EGU21-14056, updated on 08 Apr 2024
EGU General Assembly 2021
© Author(s) 2024. This work is distributed under
the Creative Commons Attribution 4.0 License.

Seismic Imaging Using Auto- and Cross-correlation of seismic noise in the Quito (Ecuador) basin

Daniel Pacheco1,2, Diego Mercerat3, Françoise Courboulex1, Fabián Bonilla4, Aurore Laurendeau5, and Alexandra Alvarado2
Daniel Pacheco et al.
  • 1Université Côte d’Azur, IRD, CNRS, Observatoire de la Côte d’Azur, Géoazur, Valbonne, France (
  • 2Instituto Geofísico, Escuela Politécnica Nacional, Ladrón de Guevara E11-253, Apartado 2759, Quito, Ecuador
  • 3CEREMA, Agence de Sophia Antipolis, Valbonne, France
  • 4GERS Department, Université Gustave Eiffel, 77447 Marne-la-Vallée Cedex 2, France
  • 5Institut de Radioprotection et de Sûreté Nucléaire, Fontenay-aux-Roses, France

Temporary seismic networks installed in urban areas provide a powerful tool for investigating shallow geological structures and assessing the seismic hazard using passive seismic methods, including auto- and cross-correlation of seismic noise. To examine the feasibility of the methods to image the uppermost geological structures, 20 broad- and mid-band seismological stations were deployed progressively throughout Quito in an irregular array to record ambient seismic noise between May 2016 and July 2018.

Quito, the capital of Ecuador, is located in a high seismic zone, 180 km from the Pacific subduction zone and surrounded by crustal-faults prone to generate significant earthquakes. 

The city is built on a sedimentary basin, located on the hanging wall of a system of active reverse faults. The high population density (around 2.5 million inhabitants) and the lack of planning of most of its buildings, make Quito a metropolis exposed to high seismic risk. In Quito, the basin's filling has been described as volcano-sedimentary sequences consisting of lavas, lahars, lacustrine, and pyroclastic deposits (Alvarado et al., 2014). However, the thickness of the in-fill material, its spatial arrangement, and the basin's deep structure remain poorly known.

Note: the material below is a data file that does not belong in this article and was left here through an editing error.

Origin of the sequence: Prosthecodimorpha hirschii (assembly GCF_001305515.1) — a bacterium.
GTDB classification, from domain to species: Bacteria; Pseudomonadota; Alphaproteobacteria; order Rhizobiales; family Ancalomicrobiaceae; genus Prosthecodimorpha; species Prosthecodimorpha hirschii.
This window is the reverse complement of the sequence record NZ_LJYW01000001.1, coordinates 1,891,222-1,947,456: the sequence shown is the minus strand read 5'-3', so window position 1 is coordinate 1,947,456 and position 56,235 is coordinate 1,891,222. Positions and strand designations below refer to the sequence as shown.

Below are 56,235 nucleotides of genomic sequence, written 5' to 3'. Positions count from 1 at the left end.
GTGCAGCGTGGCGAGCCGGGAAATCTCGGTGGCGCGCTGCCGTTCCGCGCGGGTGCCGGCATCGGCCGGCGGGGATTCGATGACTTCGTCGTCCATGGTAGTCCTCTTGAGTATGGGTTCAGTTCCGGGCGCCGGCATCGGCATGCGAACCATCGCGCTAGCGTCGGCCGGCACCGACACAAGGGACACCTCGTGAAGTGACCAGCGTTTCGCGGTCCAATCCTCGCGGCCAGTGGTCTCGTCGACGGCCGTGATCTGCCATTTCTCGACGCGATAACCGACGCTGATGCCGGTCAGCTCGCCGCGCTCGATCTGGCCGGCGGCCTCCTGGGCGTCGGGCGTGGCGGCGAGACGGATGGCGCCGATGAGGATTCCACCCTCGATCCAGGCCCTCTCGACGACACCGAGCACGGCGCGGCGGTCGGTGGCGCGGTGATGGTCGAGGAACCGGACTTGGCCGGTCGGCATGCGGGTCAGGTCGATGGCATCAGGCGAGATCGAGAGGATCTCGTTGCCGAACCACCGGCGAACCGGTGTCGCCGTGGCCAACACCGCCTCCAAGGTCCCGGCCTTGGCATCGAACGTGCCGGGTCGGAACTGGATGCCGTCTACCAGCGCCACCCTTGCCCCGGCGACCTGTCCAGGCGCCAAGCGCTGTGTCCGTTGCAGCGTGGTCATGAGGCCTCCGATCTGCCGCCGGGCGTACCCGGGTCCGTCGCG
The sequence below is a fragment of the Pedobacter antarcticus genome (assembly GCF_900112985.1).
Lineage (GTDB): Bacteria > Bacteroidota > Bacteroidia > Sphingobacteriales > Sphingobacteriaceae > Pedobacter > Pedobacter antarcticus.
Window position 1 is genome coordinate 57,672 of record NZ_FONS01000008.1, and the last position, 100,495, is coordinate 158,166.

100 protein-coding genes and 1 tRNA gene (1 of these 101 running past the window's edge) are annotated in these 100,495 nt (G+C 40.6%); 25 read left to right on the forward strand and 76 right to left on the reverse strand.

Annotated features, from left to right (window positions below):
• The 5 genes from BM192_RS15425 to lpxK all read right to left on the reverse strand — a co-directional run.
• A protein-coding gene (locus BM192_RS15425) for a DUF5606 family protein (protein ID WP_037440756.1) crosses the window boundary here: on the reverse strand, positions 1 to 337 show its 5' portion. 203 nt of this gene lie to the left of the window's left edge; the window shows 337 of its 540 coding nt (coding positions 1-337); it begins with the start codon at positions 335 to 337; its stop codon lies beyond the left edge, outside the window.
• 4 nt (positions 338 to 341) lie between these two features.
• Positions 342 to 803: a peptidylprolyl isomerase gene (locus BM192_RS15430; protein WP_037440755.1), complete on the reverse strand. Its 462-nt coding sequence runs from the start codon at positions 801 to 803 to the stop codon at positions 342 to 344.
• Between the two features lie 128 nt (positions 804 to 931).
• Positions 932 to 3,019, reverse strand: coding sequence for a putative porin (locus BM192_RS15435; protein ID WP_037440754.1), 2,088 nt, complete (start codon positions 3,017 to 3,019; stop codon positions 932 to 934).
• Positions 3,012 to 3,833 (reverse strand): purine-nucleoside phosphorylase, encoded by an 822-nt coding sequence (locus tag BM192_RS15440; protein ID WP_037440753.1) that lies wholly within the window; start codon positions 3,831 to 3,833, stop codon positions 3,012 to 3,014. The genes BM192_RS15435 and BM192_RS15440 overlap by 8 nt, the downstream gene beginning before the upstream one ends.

This study presents the results of ambient noise auto- and cross-correlation of simultaneous operating seismic stations to retrieve: 1)  zero-offset high frequency body-wave crustal reflections, and 2) inter-station, surface-wave Green's functions in the frequency band 0.1 - 2 Hz. 

Auto-correlation of seismic noise indicated at least one reflection within the first 2.5 s from the surface. 

Careful analyses of day-night variations in noise spectral power were carried out to select optimal time windows for the cross-correlation. Additionally, Rayleigh and Love phase-velocity dispersion curves were inverted to obtain shear wave velocity profiles throughout the city. Love wave trains traveling in the longitudinal direction of the basin (NNE-SSW) are much clearer than Rayleigh wave trains.

The surface-wave Green’s functions and their inversions suggest a clear difference in the basin's structure between the northern and southern parts. In the north, we detect the seismic basement at a depth of about 300 meters, whereas in the south, it appears much deeper at around 1000 meters. This significant difference could be the main explanation for the low-frequency amplification (at 0.3 Hz) highlighted in the southern part of the basin from earthquake recordings (e.g., the Mw 7.8 Pedernales earthquake on April 2016) and by the analysis of spectral ratios (Laurendeau et al., 2017).


Alvarado, A., et al. (2014). Active tectonics in Quito, Ecuador, assessed by geomorphological studies, GPS data, and crustal seismicity, DOI: 10.1002/2012TC003224.

Laurendeau, A., et al. (2017). Low-frequency seismic amplification in the Quito basin (Ecuador) revealed by accelerometric recordings of the RENAC network, DOI: 10.1785/0120170134.

How to cite: Pacheco, D., Mercerat, D., Courboulex, F., Bonilla, F., Laurendeau, A., and Alvarado, A.: Seismic Imaging Using Auto- and Cross-correlation of seismic noise in the Quito (Ecuador) basin, EGU General Assembly 2021, online, 19–30 Apr 2021, EGU21-14056,, 2021.


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